11 of the Most Ridiculous Common Science Myths

1 Lightning Never Strikes Twice


We’ve all heard the saying, “Lightning never strikes twice in the same place.” In fact, we’ve heard it so often, the majority of us believe it’s true. But, this is false. Lighting can strike anywhere twice. While the probability is low for just any random place, it is still scientifically possible. The Empire State Building is struck at least 25 times per year.

2 Cracking Your Knuckles Causes Arthritis


Cracking your knuckles will not give you arthritis. It may annoy those around you who cannot stand the popping sound, but countless studies have shown that it’s pretty harmless. One doctor went as far as to crack the knuckles on only his left hand, and not his right, for 60 years. There was no sign of arthritis in either hand after the long experiment.

3 Different Parts of the Tongue Detect Different Flavors


Different parts of your tongue do not detect different tastes. Forget everything you know about the “tongue map,” which claims that sweet tastes are for the tip of your tongue, salty flavors are tasted by the sides and bitter towards the back. This myth has been debunked. Different taste receptors are distributed throughout the entire tongue.

4 Blue Blood


It’s a common misconception that the deoxygenated blood running through your veins is blue. However, human blood is never blue, nor are the veins it runs through. Deoxygenated blood is more of a dark maroon color. Veins just appear blue because of the way light interacts with the skin and our perception of color.

5 Vaccines are the Cause of Autism


Vaccines do not cause autism. Andrew Wakefield claimed this in a fraudulent paper, which was retracted, thoroughly debunked by countless scientists and Wakefield lost his license to practice medicine. Despite this, some still believe that the MMR vaccine causes autism.
Measle cases have increased in children in recent years because of the pseudo-scientific belief that vaccines cause autism, although there is no correlation.

6 The Short Life of a Housefly


It is a common belief that houseflies have a lifespan of only 24 hours. They usually live anywhere between 15 and 25 days, and some flies can even live for up to two months. Female flies can lay 500 eggs in a lifetime, and it takes about ten days for a fly to grow from a larva to an adult.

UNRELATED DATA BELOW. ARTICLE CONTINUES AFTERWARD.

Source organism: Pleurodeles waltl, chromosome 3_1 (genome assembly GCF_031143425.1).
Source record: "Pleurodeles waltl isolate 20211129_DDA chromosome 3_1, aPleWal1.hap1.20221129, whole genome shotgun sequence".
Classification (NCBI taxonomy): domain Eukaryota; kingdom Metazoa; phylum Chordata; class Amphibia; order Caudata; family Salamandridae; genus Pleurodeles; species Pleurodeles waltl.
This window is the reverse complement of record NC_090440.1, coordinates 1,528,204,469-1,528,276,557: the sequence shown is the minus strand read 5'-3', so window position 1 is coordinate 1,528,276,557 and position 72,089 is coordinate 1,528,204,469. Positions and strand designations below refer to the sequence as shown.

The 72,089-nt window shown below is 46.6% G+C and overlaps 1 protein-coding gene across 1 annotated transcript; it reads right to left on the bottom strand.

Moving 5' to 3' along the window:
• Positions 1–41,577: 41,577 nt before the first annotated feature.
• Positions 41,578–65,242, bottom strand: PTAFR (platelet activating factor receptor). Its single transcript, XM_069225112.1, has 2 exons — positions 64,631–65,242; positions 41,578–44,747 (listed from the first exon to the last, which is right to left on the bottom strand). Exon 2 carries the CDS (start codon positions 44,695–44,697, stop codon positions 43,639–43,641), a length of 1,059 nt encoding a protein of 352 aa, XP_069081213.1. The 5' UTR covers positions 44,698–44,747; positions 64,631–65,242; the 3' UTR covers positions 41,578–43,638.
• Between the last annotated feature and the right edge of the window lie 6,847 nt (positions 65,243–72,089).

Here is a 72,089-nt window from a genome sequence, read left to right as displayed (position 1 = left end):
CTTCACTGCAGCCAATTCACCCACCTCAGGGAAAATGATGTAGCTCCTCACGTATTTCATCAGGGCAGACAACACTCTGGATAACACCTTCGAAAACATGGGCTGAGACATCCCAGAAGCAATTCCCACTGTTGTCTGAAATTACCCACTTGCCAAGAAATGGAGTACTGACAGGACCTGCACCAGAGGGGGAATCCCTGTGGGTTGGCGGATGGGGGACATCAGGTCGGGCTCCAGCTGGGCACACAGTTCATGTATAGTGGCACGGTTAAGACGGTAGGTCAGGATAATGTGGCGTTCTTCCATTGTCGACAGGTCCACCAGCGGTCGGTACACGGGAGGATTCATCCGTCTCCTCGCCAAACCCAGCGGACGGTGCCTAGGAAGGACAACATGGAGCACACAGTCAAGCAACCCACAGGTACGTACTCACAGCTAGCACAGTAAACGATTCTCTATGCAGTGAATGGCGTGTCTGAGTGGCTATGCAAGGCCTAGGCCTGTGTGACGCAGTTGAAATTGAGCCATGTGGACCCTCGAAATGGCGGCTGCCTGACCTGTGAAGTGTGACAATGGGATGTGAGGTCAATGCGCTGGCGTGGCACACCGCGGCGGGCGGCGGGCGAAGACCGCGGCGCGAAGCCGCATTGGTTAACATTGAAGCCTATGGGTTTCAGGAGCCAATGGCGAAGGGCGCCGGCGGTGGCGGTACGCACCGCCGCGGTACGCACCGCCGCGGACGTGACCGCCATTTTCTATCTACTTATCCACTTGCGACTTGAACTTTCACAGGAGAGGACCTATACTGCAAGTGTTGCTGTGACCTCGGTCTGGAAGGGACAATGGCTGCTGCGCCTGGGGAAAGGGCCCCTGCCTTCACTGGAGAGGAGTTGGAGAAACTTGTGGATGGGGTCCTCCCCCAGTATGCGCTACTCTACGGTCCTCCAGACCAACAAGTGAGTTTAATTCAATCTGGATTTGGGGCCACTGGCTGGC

Although they have pretty short lifespans, it’s still much longer than 24 hours.

7 Daddy Longlegs Are Highly Venomous


Daddy Longlegs are not the most venomous of all spiders. The urban legend that they are the most venomous spider, but are incapable of biting human skin is false.

Scientists say the spiders have never actually harmed a human and there has been no evidence to show that it would be dangerous if they did. The Brazilian Wandering Spider is said to bethe most venomous spider in the world.

8 Diamonds From Coal


Despite what many people believe, diamonds do not form from coal. Diamonds are crystals of pure carbon that require extremely high pressure and temperatures to form. Scientists say they are predominately formed in the earth’s mantle, or deep beneath the surface layer. They are then mined closer to the surface.

9 Microwaves and Cancer


It is a fairly common misconception that standing in front of a microwave for too long can cause cancer. Household microwaves emit a very low-frequency radiation which does not have enough power to do damage to your body. The microwave also doesn’t make your food radioactive. So, the microwave won’t give you cancer, it really just cooks your food.

10 Albert Einstein Was a Horrible Student


You may have heard the legend that Albert Einstein was a terrible student and failed at math. This rumor was likely spread as a means of reassuring people who weren’t doing so well in school. It was so widespread that it even made it into an edition of Ripley’s Believe It Or Not.

Einstein was, unsurprisingly, a brilliant student who mastered differential and integral calculus before the age of fifteen.

11 Listening to Mozart Improves IQ


Will listening to Mozart really increase your child’s IQ? Probably not. While studies have shown that kids will perform better while listening to classical music than in a silent room, this is because of the stimulus, and not because of the complex classical pieces.

A large study was conducted on 8,000 children in which they listened to either Mozart or current pop music, and the study showed that the children listening to pop music performed even better.


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